“If you’re gonna get sick, let me know so you don’t foul up the ’Bu, awright, dude?”
Again, the quotation marks were plump and frisky. This time I let them bounce around the car for a while, until they started to oppress me.
“Stop it! Fuckers!” I took a swat at one, causing, I think, real concern on Dale’s part.
“Please don’t say that.”
“You gotta maintain or get outta my ride, dude . . .”
I realized he must have been toying with me, because the quotation marks were everywhere, small demonic bats diving at my head, and Dale was King Demon, Pitchfork Holder, administering my punishment for eternity.
“Aw, fuck . . . FUCK! Demons!”
“Okay, just lean your head back and close your eyes. And breathe regular.” He reached down and opened a cooler by his feet, a mini-Playmate, and pulled out a beer. The sound of the cap sitzing off was like the exhalation of God. Dale handed me the beer and I poured it down my throat. It flowed in so quickly that I felt like a man shot full of holes, impossible to plug.
“It’s totally chill, I’m not really a cop. But that badge gets me more pussy than Frank Sinatra.”
“Yeah, but I bet the motherfucker’s still gettin’ pussy.”
Dale cracked two more beers, and we rode and drank in silence for a while.
“Goin’ to the rodeo?”
“I guess so . . . yeah . . . rodeo . . .”
I bobbed along nicely, floating on the momentary elation of two beers and a brief leveling of peyote activity. I had to fill in the huge blank space currently occupied by the peyote. Was this an actual blackout? It seemed like I should at least remember someone trying to slash my throat. I tried to drift and let the blackness turn to gray, but got only the shadiest of images: a fast-moving car, a furious elephant rearing and stomping, a Zippo lighter.
I had worked myself into an alpha state when Dale floored the Malibu, and I woke up to an unhealthy grind coming from the bowels of the car. I opened my eyes in time to see Dale coaxing a clip into a .45, its butt crudely duct-taped together.
“Check this shit out.”
He was speeding to catch a VW bus, pale yellow and plastered with bumper stickers that showed an appalling optimism.
“Whoa . . . Dale, what’s that about?”
“Little college hippie fuckers always have something to share.”
I felt the hot puke at the back of my throat before I had time to react. The pathetic gray liquid splashed off the cracked dash and down on the worn floormats.
“Ahhh! Ah, Christ, the Malibu! Dude!”
I had never eaten peyote without yakking, and I felt relieved that I was now exhibiting regular symptoms. Also, the barf seemed to have purged my flying-quotation-mark syndrome along with it, Dale’s last “dude” landing in a quiet heap in his lap.
We were right up on the VW bus, and Dale hit a jury-rigged button on his horn that made a siren-squawk noise. The driver of the bus pulled over to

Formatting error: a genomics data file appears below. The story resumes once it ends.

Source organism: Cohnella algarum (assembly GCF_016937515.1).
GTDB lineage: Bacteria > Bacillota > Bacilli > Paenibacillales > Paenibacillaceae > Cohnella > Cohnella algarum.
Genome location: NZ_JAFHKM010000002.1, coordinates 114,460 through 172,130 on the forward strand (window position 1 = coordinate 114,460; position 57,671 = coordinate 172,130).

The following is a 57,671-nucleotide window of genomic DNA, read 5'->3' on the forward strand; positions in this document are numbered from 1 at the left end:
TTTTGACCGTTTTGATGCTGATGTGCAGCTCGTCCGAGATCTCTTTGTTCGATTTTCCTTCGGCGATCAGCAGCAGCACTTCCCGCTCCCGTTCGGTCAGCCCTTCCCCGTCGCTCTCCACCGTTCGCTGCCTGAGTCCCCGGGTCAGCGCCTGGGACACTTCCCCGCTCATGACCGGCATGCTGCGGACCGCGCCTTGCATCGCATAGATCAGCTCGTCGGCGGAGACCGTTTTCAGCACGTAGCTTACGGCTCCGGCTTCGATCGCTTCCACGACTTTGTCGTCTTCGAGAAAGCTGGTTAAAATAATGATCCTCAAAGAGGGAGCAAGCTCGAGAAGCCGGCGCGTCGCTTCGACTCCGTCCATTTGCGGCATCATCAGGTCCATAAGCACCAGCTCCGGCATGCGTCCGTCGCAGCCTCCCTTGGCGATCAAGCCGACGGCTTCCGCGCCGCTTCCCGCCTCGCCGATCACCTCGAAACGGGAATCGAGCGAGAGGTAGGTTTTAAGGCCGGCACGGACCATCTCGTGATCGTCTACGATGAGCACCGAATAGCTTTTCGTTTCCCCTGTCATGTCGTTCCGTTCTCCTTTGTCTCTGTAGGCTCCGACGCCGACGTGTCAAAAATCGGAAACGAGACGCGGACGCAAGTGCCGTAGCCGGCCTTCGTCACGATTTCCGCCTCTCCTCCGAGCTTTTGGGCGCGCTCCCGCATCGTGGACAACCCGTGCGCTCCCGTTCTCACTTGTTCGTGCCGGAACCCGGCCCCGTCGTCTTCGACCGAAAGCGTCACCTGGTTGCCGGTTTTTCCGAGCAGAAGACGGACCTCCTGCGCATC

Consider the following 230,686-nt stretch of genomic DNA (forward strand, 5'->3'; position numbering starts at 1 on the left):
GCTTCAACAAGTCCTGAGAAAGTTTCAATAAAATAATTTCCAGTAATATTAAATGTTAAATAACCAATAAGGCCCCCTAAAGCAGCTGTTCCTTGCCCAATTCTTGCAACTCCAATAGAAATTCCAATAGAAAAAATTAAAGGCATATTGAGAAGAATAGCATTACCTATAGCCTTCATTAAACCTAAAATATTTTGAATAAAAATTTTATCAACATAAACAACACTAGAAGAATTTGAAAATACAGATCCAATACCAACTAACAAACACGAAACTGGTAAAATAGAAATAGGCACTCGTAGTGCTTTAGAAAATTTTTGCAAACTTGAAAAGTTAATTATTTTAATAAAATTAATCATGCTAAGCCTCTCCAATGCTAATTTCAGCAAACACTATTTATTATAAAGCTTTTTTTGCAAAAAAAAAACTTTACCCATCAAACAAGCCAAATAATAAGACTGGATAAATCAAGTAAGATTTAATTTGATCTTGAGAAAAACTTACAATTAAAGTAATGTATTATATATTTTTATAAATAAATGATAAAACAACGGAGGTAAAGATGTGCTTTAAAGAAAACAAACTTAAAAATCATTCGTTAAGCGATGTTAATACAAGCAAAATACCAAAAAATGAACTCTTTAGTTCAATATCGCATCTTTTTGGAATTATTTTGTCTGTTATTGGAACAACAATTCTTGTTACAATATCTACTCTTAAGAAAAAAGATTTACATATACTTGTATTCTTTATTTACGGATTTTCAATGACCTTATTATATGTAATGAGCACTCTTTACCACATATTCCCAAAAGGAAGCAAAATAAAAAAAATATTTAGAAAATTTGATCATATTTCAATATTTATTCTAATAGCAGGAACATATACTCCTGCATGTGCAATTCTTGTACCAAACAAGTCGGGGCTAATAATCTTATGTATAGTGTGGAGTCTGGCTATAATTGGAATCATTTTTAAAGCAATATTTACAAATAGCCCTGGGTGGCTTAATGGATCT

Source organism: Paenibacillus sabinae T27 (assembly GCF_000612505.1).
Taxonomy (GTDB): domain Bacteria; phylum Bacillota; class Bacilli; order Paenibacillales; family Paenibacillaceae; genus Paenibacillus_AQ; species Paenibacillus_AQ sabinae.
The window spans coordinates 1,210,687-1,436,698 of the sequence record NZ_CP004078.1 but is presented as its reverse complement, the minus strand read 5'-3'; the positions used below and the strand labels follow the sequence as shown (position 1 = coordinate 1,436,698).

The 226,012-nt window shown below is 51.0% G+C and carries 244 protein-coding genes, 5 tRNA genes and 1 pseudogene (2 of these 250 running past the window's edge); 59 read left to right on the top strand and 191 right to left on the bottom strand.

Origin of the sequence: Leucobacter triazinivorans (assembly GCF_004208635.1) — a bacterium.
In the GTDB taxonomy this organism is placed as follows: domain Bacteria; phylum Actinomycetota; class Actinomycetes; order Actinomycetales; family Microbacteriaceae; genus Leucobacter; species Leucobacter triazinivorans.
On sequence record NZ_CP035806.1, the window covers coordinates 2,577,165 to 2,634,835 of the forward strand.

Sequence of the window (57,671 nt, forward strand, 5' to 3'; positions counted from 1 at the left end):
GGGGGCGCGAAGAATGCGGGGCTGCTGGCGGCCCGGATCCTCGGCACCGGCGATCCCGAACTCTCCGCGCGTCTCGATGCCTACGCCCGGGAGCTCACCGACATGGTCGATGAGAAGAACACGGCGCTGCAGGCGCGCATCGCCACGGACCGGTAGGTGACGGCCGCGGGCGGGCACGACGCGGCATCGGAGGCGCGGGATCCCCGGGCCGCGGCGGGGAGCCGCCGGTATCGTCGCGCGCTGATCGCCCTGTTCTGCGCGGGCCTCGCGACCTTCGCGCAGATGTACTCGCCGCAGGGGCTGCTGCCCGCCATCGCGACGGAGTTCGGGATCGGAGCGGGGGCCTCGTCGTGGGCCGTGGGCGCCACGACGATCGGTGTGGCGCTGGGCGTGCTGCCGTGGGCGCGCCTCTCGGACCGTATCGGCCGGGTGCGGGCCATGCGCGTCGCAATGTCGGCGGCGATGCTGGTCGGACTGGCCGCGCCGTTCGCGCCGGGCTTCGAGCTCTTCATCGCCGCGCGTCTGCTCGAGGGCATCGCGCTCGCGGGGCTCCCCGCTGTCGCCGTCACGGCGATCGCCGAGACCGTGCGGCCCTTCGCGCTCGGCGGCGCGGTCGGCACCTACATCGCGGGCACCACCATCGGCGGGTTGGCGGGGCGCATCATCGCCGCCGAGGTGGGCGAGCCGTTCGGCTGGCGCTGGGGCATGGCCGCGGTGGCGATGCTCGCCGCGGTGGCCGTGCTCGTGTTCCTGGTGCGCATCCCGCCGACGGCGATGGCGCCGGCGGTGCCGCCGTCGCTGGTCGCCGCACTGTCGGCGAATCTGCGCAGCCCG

the side of the highway without applying the question authority demanded by one of his bumper stickers.
Dale pulled over in front of them and wiggled the gun vaguely at me. I raised my hands limply.
“Stay here an’ call in their plates,” he said, grinning crazily.
I realized he was playing cop; he was just as whacked as I was, but far more dangerous. He took out his police ID and strode from the car, holding the badge in its cheap wallet, the gun drawn indistinctly, doing his best T. J. Hooker.
“Okay, people, life is short, so let’s cooperate, and don’t even think about messing with the Law.”
There were three girls and two guys in the bus that I could see, and they looked uniformly embarrassed by Dale’s opening line. They were hippies with money, that was pretty clear from their freshly shampooed Deadhead look.
Dale was lustily checking out one of the girls, short and pug-nosed, cute, with an impossibly big rack. He leaned over and said something to her; I couldn’t hear him, didn’t need to. She smiled uncertainly, as if the hidden cameras might emerge at any second. One of the guys, not the driver but a sleepy and stoned-looking passenger, puffed out his chest in a halfhearted proprietary gesture.
“Hey, you gonna give us a ticket or what?” the guy asked, just a little bit edgy, then he grinned reflexively, looked paranoid, wiped his sleeve across his nose.
Dale responded by pushing past to reach in the van and remove a blue plastic bong. He hooted and held up the bong for me to see, like an Indian scalp or a just-caught trout.
“Whooo! Lookee lookee!” Dale rooted for another few seconds and fished out a decent-sized bag of weed. “Looks like a minimum of two years inside, kiddees!”From the Hardcover edition.
Excerpted from Serpent Girl by Matthew Carnahan. Copyright © 2005 by Matthew Carnahan. Excerpted by permission of Villard, a division of Random House LLC. All rights reserved. No part of this excerpt may be reproduced or reprinted without permission in writing from the publisher.